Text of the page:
Results
The procedure was successfully completed. The Sonicision™ cordless ultrasonic dissection device performed similarly to other power sources but without the impedance of additional wires. It allows for ease of use and quick changing of instruments and ports without the potential of snagging the wire.

Conclusion
The Sonicision™ cordless ultrasonic dissection device performed excellently for laparoscopic colorectal surgery. Cordless dissectors and vessel-sealing devices will be an excellent adjunct to minimally invasive surgery of the future.
Three trocar laparoscopic sigmoidectomy for diffuse diverticulosis with transanal specimen extraction: tips and tricks
The video demonstrates the case of a woman with recurrent diverticulitis, BMI 30. She has a background of a previous hysterectomy via a Pfannenstiel incision. A three-port sigmoidectomy with transanal excision was carried out.
Methods
The set up consisted of a 12mm umbilical optical port, a 12mm port in the right iliac fossa, and a 5mm operating port in the right flank. After initial peritoneoscopy, any abnormal adhesions were divided. The sigmoid colon mesentery was divided high, near the sigmoid colon in order to preserve the mesenteric vasculature. The mesentery was divided to the level of the rectum, which was then skeletonized. The proximal colon was mobilized free up to the level of the splenic flexure. The rectum was then ligated, washed out with betadine and transected. A Vicryl Loop was attached to the proximal stump which was then removed transanally. A colotomy was created above the level of the diverticula and the anvil of a circular stapler introduced into the proximal colon. The proximal sigmoid colon mesentery was divided and the sigmoid transected with a linear stapler. The specimen was then fully removed transanally. The anvil was then delivered through the colon via the fishing technique. The rectal stump was closed with a linear stapler. A colorectal anastomosis was fashioned with a circular stapler. After verifying that the colon was not twisted, an air test was performed.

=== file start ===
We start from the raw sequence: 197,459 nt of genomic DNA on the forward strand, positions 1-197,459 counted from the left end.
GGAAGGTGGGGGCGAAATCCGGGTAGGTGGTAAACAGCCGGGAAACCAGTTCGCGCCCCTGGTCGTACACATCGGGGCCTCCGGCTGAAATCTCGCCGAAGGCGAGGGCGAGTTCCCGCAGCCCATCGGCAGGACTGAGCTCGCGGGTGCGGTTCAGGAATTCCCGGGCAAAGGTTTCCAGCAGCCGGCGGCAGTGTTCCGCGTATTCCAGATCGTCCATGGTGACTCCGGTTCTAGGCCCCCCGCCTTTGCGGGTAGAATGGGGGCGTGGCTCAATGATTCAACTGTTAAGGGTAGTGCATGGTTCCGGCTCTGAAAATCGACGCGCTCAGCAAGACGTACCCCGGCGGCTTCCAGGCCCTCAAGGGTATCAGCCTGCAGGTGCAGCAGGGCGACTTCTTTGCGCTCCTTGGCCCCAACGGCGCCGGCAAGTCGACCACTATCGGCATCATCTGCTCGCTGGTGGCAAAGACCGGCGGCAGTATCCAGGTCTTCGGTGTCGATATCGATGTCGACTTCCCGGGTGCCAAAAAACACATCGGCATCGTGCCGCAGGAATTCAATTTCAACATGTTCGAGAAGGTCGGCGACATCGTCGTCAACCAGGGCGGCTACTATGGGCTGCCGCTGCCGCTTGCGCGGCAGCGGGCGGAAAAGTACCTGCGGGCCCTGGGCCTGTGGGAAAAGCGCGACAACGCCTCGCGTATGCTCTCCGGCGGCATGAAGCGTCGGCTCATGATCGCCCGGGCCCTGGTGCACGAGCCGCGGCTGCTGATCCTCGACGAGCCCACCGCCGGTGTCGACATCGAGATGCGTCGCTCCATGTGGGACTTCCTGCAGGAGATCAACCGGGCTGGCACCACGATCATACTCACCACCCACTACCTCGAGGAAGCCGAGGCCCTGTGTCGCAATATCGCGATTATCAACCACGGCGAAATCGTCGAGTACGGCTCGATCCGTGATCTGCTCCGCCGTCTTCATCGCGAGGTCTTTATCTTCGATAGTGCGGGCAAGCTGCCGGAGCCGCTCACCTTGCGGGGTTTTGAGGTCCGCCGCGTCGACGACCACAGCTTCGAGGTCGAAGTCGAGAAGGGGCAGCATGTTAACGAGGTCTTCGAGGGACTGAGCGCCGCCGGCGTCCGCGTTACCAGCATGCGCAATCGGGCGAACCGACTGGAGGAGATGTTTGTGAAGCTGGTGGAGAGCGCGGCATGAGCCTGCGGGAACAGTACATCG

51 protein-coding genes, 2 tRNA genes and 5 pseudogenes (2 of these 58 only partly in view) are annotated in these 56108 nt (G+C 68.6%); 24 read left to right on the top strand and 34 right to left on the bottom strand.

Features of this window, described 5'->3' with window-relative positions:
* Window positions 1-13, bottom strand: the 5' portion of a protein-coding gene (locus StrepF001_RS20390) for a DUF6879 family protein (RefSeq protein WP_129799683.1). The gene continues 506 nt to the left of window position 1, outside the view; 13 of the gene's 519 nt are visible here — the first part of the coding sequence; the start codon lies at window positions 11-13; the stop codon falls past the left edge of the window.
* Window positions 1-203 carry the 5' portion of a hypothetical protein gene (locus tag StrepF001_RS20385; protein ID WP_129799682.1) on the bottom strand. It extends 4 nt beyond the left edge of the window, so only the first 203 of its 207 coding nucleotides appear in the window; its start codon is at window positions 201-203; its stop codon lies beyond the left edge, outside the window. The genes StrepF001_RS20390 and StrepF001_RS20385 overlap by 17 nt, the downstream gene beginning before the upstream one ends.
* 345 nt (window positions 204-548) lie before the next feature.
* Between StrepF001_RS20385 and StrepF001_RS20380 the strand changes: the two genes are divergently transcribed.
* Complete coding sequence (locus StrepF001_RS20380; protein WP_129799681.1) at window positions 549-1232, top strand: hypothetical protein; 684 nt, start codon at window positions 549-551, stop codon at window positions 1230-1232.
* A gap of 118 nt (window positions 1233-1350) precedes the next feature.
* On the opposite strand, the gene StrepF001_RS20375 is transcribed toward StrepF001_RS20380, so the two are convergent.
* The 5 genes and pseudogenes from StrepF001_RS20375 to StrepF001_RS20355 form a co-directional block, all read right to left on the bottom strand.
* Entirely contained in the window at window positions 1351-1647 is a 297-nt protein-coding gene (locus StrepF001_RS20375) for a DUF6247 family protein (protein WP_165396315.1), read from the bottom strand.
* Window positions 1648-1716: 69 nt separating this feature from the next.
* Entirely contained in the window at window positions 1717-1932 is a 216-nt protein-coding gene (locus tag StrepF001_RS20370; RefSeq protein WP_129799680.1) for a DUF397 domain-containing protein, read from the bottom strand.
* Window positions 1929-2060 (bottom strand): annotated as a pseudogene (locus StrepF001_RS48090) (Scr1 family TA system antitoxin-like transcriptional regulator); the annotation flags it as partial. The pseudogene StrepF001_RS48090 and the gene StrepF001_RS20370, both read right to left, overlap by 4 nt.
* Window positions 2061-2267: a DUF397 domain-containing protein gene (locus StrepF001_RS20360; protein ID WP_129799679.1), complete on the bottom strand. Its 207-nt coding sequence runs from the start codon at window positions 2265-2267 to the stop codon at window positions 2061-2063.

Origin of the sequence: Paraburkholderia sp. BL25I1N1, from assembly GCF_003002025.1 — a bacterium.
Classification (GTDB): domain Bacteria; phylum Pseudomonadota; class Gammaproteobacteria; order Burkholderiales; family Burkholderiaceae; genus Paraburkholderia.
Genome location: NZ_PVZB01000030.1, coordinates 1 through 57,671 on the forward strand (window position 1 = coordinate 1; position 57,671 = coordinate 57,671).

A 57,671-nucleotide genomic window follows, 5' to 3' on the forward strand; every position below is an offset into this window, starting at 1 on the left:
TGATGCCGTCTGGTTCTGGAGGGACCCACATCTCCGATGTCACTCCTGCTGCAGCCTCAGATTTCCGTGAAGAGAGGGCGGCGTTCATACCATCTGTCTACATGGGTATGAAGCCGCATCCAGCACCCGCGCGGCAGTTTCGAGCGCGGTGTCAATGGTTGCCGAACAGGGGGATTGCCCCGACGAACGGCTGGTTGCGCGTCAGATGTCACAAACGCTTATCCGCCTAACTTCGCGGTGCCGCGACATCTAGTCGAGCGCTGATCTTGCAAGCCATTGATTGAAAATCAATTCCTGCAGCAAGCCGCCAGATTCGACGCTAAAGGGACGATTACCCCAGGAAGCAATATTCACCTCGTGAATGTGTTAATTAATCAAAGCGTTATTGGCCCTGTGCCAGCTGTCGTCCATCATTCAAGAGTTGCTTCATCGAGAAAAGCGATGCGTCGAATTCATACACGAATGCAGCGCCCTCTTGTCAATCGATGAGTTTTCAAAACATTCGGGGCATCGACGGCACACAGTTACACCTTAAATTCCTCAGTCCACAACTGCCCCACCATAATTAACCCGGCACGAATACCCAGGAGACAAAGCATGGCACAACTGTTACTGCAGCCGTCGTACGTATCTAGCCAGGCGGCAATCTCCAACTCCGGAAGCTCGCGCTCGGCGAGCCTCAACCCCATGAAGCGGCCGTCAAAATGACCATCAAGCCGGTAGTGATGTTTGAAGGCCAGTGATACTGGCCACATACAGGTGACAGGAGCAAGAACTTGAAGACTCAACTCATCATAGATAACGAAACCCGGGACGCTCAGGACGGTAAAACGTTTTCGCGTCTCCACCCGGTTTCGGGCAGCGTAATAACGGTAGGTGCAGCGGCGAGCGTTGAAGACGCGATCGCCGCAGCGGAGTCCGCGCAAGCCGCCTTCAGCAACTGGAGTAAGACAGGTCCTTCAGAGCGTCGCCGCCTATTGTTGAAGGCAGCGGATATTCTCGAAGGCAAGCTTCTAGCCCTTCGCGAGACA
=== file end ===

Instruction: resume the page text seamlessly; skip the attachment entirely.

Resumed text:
Conclusion
The video demonstrates a three-port technique for laparoscopic sigmoidectomy with natural orifice specimen extraction (NOSE).
J Leroy, J Marescaux
Surgical intervention
7 years ago
2719 views
14 likes
0 comments
16:52
Three trocar laparoscopic sigmoidectomy for diffuse diverticulosis with transanal specimen extraction: tips and tricks
The video demonstrates the case of a woman with recurrent diverticulitis, BMI 30. She has a background of a previous hysterectomy via a Pfannenstiel incision. A three-port sigmoidectomy with transanal excision was carried out.
Methods